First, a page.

- On which platform (Facebook, Instagram, Twitter, etc.), and more.
Also, describe things like when you want to publish the post (twice a day for a week, one post per campaign product), accounts to tag (your brand, any third party), and which hashtags to use. Make everything as transparent as possible, leaving no room for misinterpretation.
8. While you are stating what you need, you’ll also have to be clear about what you don’t need. Have a separate session of the Do’s and Don’ts. It’ll help avoid confusion and provide answers to the questions the influencer might have to fulfil their end of the deal.
When listing down the do’s and don’ts include points like:
- Use bright coloured photos
- Don’t use black & whites snaps
- Highlight features using words like handmade cookies, cruelty-free skincare products
- Don’t be salesy in your copy or tagline
The clearer, the better! But don’t let this list restrict the influencer and take away creativity from their work.
9. It’s time to close the influencer brief by clearly communicating deadlines. Whether you’re running a campaign with one influencer or scores of them, a clear timeline helps everyone stay on top of their work. Make sure the influencers are aware of important deadlines for submission of drafts, final deliverables, and so on. This way if there is an issue or a glitch, they can let you know ahead of time so that the plan of action can be adjusted accordingly.
10. Last but definitely not the least, carefully lay out the rules and regulations that the influencer needs to follow. This includes things like:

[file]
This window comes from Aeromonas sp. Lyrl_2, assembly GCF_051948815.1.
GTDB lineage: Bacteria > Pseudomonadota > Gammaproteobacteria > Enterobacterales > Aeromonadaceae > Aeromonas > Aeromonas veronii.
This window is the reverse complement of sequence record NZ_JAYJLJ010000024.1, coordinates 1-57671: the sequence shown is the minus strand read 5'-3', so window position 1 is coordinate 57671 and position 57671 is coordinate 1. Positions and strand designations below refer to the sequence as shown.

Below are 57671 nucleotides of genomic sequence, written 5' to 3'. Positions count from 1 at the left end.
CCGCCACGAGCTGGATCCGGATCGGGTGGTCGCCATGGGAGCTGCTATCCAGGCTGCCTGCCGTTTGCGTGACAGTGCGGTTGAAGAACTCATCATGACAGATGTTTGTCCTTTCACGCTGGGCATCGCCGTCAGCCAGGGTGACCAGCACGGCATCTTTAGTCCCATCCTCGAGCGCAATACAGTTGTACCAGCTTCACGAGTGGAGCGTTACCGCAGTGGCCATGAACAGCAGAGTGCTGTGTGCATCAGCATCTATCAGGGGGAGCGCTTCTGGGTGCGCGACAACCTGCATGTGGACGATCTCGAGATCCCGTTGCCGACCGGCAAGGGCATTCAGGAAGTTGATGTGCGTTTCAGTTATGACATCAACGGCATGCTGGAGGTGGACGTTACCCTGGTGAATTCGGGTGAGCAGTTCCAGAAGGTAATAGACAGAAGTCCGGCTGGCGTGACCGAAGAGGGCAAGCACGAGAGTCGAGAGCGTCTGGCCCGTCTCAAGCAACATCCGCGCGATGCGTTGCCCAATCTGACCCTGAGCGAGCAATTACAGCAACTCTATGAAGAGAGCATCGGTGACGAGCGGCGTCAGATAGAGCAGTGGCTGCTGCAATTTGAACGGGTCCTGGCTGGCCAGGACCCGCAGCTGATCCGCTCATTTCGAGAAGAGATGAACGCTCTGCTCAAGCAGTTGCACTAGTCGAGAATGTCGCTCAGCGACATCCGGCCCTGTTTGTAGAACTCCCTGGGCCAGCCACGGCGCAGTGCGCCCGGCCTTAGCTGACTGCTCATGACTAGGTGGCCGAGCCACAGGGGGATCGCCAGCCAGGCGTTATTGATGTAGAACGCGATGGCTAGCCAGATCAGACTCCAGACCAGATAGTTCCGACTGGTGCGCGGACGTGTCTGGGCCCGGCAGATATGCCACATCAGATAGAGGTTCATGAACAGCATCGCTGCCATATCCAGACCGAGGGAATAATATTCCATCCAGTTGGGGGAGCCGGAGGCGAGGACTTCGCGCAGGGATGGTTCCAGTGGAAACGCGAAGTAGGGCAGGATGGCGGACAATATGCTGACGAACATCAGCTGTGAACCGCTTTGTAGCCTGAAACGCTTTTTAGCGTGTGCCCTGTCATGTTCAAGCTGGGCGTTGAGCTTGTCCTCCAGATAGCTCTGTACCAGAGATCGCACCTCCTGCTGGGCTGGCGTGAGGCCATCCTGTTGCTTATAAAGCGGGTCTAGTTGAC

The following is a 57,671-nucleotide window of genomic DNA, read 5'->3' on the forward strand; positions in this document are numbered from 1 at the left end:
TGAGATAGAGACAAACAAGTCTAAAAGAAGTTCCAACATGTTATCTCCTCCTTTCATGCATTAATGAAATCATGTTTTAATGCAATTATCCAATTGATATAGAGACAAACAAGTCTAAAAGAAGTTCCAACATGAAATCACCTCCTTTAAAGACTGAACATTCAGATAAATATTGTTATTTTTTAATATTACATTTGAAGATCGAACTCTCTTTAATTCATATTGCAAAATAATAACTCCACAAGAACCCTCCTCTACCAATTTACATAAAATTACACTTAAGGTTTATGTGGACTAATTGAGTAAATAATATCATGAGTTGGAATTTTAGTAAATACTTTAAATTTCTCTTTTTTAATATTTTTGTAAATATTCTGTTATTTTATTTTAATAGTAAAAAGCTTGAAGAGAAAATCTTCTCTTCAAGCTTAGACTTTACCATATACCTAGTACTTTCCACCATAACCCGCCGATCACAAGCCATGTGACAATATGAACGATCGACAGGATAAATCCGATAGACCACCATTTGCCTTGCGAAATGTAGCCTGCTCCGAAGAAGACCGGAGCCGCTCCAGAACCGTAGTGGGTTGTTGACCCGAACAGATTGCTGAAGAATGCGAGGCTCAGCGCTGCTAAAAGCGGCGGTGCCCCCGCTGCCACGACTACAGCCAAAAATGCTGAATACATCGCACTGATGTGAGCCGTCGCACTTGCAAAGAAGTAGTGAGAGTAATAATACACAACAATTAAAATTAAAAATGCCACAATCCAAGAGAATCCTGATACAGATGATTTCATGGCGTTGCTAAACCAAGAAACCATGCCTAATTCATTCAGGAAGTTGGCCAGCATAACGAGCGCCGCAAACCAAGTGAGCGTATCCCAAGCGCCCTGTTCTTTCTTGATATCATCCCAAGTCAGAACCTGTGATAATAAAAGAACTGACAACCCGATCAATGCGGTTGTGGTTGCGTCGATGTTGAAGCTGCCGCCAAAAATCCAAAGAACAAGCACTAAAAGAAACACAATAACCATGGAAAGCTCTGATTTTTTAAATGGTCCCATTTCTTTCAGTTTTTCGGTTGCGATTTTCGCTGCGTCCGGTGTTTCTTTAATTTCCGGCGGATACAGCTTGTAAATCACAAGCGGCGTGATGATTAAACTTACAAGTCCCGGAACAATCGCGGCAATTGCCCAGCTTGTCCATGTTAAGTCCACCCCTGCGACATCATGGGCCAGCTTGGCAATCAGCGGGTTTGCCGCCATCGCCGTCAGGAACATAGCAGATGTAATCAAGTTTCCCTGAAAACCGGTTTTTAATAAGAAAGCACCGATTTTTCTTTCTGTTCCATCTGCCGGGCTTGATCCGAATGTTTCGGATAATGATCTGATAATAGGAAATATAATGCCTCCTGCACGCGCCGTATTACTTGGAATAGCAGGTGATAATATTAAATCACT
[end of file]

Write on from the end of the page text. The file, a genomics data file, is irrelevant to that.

- How and when the influencer will be paid?
- What documents do they need to provide while signing the contract?
- How can they submit the content?
- Will the content be approved before posting? How many edits can the brand get done without any cost?
As you now know, there are a lot of things you have to think about before approaching an influencer. An influencer brief contains all that information laid out in a logical and sequential manner, which goes on to lay the foundation of a successful campaign. Once you have a brief that is thorough and runs smoothly, there will hardly be anything that can stop you from having a successful campaign.
If you’re new to Influencer Marketing or would like someone else to handle this form of marketing for you, there are a lot of platforms and agencies out there that can provide their expertise. Working with these agencies will give you access to experienced campaign managers who will not only help you discover the right influencers for your brand but also come up with an impactful marketing strategy.